NLRB Expands Weingarten Rights for Unionized Employees

Authored by David P. Frenzia

Dec 30, 2014

In yet another union-friendly decision, the National Labor Relations Board (“Board”) greatly expanded the scope of a unionized employee’s Weingarten rights. It is well-settled that an employee represented by a union, upon request, is entitled to union representation at an investigatory meeting where he or she has reasonable grounds to fear that the meeting may result in disciplinary action. NLRB v. J. Weingarten, Inc., 420 U.S. 251 (1975). In Fry’s Food Stores, 361 NLRB No. 140 (2014), the Board found that an employer violated the National Labor Relations Act (“NLRA”)by:

  • Not allowing the employee to consult with a union representative before the employer interviewed her about alleged employee misconduct, even though neither the employee nor the union representative made a request for a pre-interview meeting (and despite the fact that until now Weingarten did not guarantee a pre-interview meeting between an employee and his or her union representative).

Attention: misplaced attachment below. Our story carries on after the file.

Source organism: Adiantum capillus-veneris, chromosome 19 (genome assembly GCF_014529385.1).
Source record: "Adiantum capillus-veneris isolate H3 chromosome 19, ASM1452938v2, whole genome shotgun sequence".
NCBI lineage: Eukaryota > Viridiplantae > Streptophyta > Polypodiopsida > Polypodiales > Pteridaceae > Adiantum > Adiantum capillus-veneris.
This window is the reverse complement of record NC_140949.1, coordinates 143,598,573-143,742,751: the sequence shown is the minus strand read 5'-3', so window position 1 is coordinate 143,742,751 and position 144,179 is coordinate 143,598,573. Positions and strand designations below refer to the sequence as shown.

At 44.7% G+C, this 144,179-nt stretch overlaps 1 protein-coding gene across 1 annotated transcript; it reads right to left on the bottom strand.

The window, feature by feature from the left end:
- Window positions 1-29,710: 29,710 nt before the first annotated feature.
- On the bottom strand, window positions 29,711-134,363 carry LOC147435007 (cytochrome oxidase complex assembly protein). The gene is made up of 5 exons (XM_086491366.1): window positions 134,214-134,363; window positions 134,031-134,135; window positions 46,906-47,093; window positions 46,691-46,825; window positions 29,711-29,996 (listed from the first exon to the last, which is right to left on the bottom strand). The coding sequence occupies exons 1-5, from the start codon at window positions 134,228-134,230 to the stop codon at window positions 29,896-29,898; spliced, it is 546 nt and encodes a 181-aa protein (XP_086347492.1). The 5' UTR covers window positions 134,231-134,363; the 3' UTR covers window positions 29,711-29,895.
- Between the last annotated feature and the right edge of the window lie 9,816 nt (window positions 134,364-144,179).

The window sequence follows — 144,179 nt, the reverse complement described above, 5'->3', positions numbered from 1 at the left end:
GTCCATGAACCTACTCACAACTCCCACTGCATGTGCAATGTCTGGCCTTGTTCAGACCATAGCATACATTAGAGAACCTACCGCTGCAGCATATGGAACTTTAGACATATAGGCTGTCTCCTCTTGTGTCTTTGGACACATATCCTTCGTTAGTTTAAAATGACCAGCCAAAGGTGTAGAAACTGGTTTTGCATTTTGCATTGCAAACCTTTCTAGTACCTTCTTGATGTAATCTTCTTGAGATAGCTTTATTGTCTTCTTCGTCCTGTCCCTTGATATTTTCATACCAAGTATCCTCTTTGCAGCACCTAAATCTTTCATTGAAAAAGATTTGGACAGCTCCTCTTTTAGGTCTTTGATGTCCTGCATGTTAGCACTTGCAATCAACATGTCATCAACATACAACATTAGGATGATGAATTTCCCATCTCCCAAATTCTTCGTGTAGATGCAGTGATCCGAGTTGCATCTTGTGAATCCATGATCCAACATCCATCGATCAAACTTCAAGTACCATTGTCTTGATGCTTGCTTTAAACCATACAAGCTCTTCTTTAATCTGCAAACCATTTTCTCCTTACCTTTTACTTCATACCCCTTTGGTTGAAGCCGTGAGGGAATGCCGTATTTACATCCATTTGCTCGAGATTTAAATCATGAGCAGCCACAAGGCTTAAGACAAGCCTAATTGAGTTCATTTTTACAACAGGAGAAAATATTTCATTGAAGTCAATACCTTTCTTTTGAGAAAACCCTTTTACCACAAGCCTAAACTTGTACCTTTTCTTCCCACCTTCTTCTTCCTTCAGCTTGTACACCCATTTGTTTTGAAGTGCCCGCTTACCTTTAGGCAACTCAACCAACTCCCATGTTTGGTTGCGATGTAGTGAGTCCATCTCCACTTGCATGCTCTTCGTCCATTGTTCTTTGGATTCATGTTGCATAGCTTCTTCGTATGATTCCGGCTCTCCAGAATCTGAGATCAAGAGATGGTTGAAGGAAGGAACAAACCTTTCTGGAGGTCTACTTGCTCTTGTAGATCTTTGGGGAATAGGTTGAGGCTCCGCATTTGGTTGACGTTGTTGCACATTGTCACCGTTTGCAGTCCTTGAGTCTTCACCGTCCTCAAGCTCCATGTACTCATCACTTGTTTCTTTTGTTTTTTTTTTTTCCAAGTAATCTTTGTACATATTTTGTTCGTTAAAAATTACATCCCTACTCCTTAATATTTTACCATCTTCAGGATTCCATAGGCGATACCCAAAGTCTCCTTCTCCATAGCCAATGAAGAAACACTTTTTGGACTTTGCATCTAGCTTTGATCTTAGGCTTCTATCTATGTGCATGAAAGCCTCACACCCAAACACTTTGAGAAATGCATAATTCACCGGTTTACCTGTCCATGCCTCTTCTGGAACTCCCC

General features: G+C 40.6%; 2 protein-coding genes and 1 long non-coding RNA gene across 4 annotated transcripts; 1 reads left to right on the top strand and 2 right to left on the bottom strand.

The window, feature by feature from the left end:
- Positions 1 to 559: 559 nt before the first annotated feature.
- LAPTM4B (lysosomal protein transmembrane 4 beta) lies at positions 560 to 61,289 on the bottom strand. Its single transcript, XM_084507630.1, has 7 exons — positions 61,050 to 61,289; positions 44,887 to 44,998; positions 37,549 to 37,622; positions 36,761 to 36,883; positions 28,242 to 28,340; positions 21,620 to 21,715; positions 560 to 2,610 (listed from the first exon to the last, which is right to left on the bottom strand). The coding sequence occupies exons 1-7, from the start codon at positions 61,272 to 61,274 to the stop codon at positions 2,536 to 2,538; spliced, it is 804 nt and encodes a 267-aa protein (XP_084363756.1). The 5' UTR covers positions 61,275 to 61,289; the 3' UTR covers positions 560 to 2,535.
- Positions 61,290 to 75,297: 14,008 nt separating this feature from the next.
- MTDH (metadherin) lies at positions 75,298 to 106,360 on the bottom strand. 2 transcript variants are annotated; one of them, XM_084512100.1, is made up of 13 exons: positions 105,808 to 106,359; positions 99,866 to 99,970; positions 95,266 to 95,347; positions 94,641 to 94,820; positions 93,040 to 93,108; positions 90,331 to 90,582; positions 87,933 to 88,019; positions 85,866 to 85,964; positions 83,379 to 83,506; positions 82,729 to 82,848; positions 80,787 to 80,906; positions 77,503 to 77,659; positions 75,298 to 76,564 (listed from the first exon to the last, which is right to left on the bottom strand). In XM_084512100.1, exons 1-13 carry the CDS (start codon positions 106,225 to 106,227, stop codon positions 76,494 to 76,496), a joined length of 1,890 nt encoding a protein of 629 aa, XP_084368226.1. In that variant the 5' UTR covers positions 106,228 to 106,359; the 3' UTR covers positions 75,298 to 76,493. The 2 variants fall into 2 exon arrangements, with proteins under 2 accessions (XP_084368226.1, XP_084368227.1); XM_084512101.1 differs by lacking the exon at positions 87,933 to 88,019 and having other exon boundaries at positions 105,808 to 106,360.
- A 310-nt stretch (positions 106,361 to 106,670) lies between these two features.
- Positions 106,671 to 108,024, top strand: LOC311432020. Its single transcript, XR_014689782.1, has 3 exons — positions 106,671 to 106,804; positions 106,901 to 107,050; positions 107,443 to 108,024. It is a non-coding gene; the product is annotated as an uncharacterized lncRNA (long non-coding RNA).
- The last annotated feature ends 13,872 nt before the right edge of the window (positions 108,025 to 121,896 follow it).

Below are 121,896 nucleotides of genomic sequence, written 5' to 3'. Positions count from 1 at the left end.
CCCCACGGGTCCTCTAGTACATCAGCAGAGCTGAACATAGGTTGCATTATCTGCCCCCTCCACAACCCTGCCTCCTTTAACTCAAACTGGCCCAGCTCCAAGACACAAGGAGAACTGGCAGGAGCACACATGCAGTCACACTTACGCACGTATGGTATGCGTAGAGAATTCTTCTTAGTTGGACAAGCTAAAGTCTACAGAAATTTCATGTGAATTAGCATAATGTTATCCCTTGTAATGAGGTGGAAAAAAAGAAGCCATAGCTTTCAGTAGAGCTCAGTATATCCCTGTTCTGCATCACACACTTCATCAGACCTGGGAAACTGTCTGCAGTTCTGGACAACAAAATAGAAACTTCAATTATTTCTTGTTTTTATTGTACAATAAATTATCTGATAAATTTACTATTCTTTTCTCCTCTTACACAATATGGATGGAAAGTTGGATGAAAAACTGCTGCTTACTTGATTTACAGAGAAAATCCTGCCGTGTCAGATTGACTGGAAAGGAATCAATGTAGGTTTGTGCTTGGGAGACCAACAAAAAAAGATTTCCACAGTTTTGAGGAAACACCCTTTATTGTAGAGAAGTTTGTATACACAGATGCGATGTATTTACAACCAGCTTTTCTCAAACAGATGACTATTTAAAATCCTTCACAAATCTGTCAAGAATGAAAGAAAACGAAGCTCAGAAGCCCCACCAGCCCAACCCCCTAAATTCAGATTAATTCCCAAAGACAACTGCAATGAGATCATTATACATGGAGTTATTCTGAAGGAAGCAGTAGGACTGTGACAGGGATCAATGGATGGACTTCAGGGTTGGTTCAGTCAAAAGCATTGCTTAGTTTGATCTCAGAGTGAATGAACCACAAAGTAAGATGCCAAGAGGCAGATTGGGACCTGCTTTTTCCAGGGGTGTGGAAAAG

• Denying the employee effective Weingarten representation by “instructing” the union representative that she was at the interview only “to observe and listen” despite the fact that the union representative testified that she was never told by the employer that she could not ask questions or otherwise actively participate in the investigatory interview.

The Board also mentioned in passing that the employer violated the NLRA by denying the employee the union representative of her choice. This decision is yet another example of the Board’s overreach and willingness to expand employees’ rights at the expense of an employer’s ability to operate efficiently and effectively. As indicated in other recent blogs, the Board has issued dozens of decisions adversely impacting employers. Contact the attorneys at the Lowenbaum Partnership to find out how this decision and other recent decisions will impact your workplace.

If you have any questions about NLRB Expands Weingarten Rights or Labor Relations or any other Employment Law matter, please do not hesitate to contact David P. Frenzia, R. Michael Lowenbaum, Corey L. Franklin, D. Michael Linihan, Robert S. Seigel, Whitney P. Cooney, Jamie M. Westbrook, or Ashley A. Diaz.

Page 1 of 11